This Week’s Top 10 (9/23/07-9/29/07)

  1. Earth2Tech’s Eco-Tour of Google Earth from Earth2Tech
  2. Aid group stresses link between human rights and development from Christian Science Monitor

    Once villagers learn about their rights, NGO Tostan finds, they begin to reshape their communities in order to assert them.

    Related: Will TV liberate Saudi women? from FP Passport

  3. Muhammad Yunus challenges Compartamos bank from PSD Blog

    Is it ok to make a big profit from lending to the poor? Where does microcredit end and loan sharking begin?

  4. California Poisons Lake, Targeting Invasive Pike from NPR
    Pike killed with Rotanone in California's Lake Davis
    A pike killed by a rotenone treatment. (Photo by Tamara Keith)

    California’s Department of Fish and Game has begun poisoning Lake Davis, near the small Sierra Nevada community of Portola. The move targets the northern pike, an invasive species — but the gallons of poison will kill many other fish, as well.

  5. AIA Discover A Global Warming Misunderstanding from Treehugger

    Americans responding to a survey by the American Institute of Architects (AIA) seems not to be aware just how much their buildings contribute to global warming via the emission of greenhouse gases. In the US buildings consume 71% of power plant electricity and are responsible for 48% of the countries GHG emissions. But survey respondents placed them down near the same level as aerosol cans (1%), with only seven percent correctly pointing the finger at buildings as the biggest, baddest cause of emissions. Most (40%) thought it was cars and trucks, while others blamed power plants (19%) or natural causes (15%), with (18% not willing to take a stab at the question.

  6. Avoiding the Dirty Dozen: How to Afford Organic Produce from Green Options

    Shopping at Whole Foods (a.k.a. Whole Paycheck) can break the bank, so what foods can you get away with buying in the non-organic form and which can you not?

  7. Brazil: Amazon Forests Resilient to Drought from NYTimes

    Most forests in the Amazon River basin grew greener in 2005 even as a potent drought caused the waterways in the region to shrivel to a 100-year low, scientists said in a paper published in the online journal ScienceExpress.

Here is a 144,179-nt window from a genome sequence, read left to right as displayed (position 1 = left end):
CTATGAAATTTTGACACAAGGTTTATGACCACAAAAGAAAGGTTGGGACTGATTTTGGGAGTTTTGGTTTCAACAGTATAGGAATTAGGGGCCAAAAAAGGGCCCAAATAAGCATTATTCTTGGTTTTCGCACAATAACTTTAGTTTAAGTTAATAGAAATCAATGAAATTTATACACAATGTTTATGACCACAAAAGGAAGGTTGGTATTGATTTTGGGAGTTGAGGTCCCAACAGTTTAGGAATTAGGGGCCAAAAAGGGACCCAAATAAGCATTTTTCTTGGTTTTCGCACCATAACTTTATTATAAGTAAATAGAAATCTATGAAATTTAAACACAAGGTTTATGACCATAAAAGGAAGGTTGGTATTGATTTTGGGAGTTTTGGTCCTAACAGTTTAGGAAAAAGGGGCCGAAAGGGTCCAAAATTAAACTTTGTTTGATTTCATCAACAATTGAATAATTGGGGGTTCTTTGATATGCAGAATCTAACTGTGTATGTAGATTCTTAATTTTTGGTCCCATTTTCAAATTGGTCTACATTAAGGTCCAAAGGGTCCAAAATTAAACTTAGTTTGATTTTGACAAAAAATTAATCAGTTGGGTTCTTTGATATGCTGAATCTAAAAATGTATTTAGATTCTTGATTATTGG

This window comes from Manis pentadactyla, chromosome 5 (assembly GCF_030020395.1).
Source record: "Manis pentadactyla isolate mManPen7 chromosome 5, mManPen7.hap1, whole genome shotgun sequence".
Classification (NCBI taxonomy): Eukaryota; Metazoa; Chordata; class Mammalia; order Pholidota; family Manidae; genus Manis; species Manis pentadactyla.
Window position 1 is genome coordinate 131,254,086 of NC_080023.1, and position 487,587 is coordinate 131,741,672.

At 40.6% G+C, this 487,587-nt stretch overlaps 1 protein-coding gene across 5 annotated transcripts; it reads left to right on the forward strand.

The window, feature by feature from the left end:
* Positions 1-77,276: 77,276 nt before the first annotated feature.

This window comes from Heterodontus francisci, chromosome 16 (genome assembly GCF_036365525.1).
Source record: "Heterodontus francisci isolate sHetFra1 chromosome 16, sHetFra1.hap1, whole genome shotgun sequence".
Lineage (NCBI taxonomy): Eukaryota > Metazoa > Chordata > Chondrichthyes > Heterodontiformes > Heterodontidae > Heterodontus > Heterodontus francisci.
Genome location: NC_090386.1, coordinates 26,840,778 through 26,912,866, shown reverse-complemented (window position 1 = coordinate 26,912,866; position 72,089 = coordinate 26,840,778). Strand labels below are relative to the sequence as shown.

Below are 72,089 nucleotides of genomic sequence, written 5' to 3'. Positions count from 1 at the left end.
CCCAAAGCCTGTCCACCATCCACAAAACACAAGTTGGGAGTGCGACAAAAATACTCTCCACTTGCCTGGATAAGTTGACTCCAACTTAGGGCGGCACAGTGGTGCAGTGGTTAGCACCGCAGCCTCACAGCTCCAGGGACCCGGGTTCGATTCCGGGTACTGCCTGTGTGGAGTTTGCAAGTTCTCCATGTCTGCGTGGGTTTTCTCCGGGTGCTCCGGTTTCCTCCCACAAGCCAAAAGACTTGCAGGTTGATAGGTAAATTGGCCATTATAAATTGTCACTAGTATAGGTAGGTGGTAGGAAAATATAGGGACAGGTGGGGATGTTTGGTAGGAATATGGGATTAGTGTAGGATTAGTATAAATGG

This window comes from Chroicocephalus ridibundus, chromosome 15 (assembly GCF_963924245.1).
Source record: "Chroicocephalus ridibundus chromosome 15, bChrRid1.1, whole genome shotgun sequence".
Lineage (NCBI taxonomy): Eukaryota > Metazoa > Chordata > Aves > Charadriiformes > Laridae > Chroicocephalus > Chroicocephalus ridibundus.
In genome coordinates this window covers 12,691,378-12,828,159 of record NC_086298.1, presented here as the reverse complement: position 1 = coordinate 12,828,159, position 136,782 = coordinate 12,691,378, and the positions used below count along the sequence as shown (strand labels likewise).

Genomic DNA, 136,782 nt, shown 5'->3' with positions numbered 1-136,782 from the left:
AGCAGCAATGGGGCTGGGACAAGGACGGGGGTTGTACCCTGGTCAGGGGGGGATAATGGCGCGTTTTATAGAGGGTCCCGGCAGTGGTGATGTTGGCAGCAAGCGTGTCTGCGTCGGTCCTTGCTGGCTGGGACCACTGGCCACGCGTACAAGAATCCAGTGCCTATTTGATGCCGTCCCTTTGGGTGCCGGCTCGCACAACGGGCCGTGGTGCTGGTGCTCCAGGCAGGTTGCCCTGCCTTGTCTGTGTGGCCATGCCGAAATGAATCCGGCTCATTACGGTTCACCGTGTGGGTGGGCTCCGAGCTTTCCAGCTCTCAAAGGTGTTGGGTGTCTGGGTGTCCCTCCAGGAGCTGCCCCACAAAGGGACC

The greening in the face of intense drought implies that Amazonian trees are resilient, at least in the short term, to big rainfall changes.

  8. Time Lapse Video: Yerba Buena Island Viaduct Labor Day 2007 Operation from Metropolitan Transportation Commission via Digg [Video]

    Since the collapse of the I-35W Mississippi River bridge on August 1st, there have been many stories about repair and maintenance of infrastructure (bridges, tunnels, etc.). This is a time lapse video of the replacement of a segment of the San Francisco-Oakland Bay Bridge’s upper deck.

  9. Mexican Cities Need More Sustainable Transport Options from Treehugger

    According to a new study from the Center for Sustainable Transport, or CTS, by 2015, 27 Mexican cities will have more than 750,000 inhabitants each and their current car-based transportation models will be inefficient and unable to handle a major increase in vehicle traffic. The report urged medium-sized Mexican cities like Querétaro, Torreón, Poza Rica, Tampico, Cuernavaca, Morelia and Celaya to undertake their own massive public transport projects like those in Mexico City and Guadalajara.

    Related: Transportation Tuesdady: Top 5 Cities For Public Transit from Inhabitat

  10. The Human Face of Climate Change (Or Why I’m Fasting Today) from It’s Getting Hot in Here
    Face of Climate Change?

    Related (at least if you have a train of thought like mine):
    Save the Darfur puppy from the International Herald Tribune

Bonus: The 7 Wonders of the Food Coloring World from Color + Design Blog via Digg

Blue No 1, Red AC, Red No 3, and Yellow No 6 contain coal tar. Hmmm, tar.